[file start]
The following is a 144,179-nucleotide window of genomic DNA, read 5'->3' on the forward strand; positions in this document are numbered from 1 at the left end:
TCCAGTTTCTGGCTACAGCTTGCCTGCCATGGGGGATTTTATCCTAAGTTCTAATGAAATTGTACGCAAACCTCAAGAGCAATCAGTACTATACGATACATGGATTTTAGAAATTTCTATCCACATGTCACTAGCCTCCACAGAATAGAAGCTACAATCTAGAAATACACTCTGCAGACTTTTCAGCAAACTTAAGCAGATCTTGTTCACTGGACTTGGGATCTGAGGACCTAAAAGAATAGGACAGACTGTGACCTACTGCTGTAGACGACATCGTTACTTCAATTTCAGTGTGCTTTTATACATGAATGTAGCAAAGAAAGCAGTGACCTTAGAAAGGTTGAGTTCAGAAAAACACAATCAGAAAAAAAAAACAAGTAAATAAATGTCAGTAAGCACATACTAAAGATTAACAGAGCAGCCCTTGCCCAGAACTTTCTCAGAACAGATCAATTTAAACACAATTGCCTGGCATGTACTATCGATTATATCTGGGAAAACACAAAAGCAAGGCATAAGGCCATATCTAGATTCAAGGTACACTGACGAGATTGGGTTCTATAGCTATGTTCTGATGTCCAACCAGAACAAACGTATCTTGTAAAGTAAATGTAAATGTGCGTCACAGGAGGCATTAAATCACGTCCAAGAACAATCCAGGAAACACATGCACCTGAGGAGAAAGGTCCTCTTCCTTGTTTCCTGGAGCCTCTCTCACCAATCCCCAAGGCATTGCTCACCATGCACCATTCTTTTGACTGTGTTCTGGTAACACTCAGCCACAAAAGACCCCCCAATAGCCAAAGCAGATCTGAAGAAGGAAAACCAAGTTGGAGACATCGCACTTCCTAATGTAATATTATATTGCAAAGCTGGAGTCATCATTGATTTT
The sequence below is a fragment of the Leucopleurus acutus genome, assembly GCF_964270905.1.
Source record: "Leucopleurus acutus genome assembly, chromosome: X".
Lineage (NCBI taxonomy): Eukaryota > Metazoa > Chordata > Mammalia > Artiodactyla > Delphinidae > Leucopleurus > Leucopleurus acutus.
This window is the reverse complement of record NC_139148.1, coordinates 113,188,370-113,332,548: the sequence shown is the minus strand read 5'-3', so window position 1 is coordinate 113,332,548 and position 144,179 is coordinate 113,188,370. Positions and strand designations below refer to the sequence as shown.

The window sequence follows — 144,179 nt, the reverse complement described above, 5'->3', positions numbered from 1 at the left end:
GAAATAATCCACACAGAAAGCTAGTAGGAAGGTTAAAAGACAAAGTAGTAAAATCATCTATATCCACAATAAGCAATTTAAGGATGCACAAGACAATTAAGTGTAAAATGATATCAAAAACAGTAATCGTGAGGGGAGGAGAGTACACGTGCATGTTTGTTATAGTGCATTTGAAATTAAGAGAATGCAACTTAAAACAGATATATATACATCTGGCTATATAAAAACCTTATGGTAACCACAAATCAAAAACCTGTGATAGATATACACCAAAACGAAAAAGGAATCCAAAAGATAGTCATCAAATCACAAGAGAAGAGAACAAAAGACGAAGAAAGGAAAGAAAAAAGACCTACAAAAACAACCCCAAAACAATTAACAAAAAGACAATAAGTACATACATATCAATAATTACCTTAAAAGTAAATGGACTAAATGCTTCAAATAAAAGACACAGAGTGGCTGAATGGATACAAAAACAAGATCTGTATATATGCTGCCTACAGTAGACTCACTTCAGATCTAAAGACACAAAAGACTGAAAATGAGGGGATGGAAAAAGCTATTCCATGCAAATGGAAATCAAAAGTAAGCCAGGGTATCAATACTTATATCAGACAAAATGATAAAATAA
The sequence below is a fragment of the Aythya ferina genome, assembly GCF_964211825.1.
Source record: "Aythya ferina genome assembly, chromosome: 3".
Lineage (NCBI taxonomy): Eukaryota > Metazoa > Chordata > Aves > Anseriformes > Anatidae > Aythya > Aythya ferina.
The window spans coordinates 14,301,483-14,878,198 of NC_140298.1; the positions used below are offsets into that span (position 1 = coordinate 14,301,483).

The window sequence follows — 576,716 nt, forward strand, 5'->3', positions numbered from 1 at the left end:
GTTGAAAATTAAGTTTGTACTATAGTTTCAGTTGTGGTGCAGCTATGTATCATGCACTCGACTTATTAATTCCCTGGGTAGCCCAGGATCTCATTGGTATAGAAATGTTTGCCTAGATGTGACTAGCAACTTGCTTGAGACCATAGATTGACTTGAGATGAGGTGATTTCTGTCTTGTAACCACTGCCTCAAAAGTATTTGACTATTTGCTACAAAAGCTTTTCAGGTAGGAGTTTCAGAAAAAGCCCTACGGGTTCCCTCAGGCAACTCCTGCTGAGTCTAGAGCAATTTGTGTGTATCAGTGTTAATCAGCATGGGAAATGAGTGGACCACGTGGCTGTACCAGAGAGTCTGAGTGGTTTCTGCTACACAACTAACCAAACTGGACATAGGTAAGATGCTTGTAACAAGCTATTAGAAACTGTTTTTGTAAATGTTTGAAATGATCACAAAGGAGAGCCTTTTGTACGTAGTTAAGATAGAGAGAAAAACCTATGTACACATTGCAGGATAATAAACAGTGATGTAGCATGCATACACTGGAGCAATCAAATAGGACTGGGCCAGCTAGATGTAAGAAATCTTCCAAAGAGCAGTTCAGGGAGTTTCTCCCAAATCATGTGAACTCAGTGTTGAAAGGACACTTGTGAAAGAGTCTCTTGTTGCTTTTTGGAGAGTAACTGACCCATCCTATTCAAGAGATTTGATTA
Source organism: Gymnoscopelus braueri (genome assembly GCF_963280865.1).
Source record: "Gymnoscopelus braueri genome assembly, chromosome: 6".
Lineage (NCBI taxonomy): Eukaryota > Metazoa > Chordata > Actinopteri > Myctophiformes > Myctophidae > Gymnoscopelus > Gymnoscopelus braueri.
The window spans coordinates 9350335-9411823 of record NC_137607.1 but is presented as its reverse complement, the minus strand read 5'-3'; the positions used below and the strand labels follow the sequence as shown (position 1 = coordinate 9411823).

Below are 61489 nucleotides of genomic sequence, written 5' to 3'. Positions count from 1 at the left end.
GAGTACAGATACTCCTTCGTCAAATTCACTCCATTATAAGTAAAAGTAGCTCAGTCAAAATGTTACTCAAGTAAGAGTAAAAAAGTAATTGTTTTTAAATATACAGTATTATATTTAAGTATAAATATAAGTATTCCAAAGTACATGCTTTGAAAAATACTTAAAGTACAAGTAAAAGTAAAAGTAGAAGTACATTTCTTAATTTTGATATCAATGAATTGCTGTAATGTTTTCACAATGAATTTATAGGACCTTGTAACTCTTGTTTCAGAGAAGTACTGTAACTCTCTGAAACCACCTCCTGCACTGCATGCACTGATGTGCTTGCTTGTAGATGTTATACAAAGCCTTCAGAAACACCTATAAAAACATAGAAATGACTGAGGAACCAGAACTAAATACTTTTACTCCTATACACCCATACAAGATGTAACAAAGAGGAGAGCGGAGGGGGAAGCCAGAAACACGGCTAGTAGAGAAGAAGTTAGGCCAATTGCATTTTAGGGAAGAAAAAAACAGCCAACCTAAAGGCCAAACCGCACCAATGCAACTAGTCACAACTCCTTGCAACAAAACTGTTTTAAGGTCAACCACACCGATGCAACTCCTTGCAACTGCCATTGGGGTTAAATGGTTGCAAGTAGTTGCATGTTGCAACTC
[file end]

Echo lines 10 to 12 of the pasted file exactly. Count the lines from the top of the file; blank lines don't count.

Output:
Source record: "Aythya ferina genome assembly, chromosome: 3".
Lineage (NCBI taxonomy): Eukaryota > Metazoa > Chordata > Aves > Anseriformes > Anatidae > Aythya > Aythya ferina.
The window spans coordinates 14,301,483-14,878,198 of NC_140298.1; the positions used below are offsets into that span (position 1 = coordinate 14,301,483).